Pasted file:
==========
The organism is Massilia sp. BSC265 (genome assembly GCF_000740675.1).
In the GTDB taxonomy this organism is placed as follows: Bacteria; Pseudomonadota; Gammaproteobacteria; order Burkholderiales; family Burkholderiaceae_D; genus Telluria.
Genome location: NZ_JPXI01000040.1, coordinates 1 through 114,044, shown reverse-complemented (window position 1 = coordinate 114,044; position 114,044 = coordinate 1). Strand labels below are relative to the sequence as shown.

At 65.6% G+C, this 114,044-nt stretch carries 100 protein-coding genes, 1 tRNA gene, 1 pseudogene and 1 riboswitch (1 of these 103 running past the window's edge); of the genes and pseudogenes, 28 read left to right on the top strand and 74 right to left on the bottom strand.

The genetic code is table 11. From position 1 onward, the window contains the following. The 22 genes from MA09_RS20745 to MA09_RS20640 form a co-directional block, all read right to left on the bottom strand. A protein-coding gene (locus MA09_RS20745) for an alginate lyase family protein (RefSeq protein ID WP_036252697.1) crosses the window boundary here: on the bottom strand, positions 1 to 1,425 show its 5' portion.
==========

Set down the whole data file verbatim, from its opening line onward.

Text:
The organism is Massilia sp. BSC265 (genome assembly GCF_000740675.1).
In the GTDB taxonomy this organism is placed as follows: Bacteria; Pseudomonadota; Gammaproteobacteria; order Burkholderiales; family Burkholderiaceae_D; genus Telluria.
Genome location: NZ_JPXI01000040.1, coordinates 1 through 114,044, shown reverse-complemented (window position 1 = coordinate 114,044; position 114,044 = coordinate 1). Strand labels below are relative to the sequence as shown.

At 65.6% G+C, this 114,044-nt stretch carries 100 protein-coding genes, 1 tRNA gene, 1 pseudogene and 1 riboswitch (1 of these 103 running past the window's edge); of the genes and pseudogenes, 28 read left to right on the top strand and 74 right to left on the bottom strand.

The genetic code is table 11. From position 1 onward, the window contains the following. The 22 genes from MA09_RS20745 to MA09_RS20640 form a co-directional block, all read right to left on the bottom strand. A protein-coding gene (locus MA09_RS20745) for an alginate lyase family protein (RefSeq protein ID WP_036252697.1) crosses the window boundary here: on the bottom strand, positions 1 to 1,425 show its 5' portion.